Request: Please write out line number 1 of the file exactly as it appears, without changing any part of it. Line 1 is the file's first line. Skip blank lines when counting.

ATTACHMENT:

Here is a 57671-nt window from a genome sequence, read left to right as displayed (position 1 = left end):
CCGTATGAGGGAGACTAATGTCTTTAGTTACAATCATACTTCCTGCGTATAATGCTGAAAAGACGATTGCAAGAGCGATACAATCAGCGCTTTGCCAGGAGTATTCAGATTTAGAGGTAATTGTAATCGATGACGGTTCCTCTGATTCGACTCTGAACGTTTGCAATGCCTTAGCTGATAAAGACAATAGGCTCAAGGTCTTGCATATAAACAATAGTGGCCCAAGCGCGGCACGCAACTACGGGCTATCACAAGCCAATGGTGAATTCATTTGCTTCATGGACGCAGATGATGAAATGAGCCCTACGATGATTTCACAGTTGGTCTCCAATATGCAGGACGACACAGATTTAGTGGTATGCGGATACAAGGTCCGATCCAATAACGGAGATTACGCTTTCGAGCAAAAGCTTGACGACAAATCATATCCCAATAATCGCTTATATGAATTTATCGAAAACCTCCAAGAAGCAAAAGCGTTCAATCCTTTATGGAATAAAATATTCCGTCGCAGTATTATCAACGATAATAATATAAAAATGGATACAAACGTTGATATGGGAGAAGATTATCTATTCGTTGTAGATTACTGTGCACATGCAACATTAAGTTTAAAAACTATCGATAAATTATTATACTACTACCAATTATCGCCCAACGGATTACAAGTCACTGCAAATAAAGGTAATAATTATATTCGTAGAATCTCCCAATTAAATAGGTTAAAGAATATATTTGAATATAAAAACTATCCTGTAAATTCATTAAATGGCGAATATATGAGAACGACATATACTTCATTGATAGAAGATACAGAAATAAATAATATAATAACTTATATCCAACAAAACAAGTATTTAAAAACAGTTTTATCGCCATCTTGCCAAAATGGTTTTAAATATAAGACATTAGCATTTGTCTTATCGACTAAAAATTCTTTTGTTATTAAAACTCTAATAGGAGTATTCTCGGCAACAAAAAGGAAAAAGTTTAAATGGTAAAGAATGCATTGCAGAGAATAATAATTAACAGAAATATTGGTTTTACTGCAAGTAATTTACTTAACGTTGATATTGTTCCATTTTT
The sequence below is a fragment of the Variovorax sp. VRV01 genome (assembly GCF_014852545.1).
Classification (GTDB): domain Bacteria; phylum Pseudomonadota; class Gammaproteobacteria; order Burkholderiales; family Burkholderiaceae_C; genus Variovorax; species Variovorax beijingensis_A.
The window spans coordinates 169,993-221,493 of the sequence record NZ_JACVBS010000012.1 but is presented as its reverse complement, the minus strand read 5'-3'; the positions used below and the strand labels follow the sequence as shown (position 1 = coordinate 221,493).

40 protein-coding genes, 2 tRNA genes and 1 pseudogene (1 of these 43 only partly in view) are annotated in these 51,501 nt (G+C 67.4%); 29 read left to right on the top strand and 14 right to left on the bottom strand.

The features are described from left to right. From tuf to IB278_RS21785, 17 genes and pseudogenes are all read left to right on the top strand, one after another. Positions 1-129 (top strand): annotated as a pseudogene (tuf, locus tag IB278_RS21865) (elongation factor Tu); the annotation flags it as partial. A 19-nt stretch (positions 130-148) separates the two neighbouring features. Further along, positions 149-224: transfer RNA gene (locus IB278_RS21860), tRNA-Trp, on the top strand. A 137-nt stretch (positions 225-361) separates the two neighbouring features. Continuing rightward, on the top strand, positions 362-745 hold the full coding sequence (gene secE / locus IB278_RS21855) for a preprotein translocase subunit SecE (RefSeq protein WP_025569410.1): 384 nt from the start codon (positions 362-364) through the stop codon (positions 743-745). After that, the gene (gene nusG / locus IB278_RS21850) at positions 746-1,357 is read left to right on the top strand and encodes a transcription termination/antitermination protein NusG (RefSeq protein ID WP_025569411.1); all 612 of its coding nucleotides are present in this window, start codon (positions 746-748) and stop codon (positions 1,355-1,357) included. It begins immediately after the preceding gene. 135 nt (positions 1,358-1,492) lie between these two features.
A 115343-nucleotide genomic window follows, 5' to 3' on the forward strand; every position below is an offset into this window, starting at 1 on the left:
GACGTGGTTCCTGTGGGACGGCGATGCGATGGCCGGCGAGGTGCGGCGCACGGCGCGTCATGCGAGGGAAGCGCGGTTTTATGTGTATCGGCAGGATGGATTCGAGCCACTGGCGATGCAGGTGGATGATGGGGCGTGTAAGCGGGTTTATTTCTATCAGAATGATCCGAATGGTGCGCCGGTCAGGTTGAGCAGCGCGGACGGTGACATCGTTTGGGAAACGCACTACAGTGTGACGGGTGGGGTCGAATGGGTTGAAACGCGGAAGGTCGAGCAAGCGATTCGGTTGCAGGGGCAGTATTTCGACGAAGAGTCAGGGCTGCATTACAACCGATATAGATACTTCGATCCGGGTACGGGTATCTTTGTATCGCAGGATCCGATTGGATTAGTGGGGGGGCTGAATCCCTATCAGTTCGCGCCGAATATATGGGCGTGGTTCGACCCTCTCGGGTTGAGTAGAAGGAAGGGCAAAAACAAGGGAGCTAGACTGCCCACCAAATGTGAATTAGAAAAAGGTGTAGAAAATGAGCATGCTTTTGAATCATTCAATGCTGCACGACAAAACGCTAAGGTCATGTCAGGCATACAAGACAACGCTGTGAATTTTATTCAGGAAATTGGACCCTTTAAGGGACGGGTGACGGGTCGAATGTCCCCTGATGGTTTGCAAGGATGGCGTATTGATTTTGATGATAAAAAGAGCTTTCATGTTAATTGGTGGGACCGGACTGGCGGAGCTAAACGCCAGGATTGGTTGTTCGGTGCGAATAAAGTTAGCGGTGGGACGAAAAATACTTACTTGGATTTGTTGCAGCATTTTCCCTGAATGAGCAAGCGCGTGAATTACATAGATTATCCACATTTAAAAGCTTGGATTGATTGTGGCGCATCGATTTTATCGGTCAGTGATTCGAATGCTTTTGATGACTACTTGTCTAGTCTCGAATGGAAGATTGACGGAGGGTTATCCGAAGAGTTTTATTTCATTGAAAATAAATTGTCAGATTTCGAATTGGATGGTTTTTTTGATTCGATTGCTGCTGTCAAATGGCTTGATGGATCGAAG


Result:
Here is a 57671-nt window from a genome sequence, read left to right as displayed (position 1 = left end):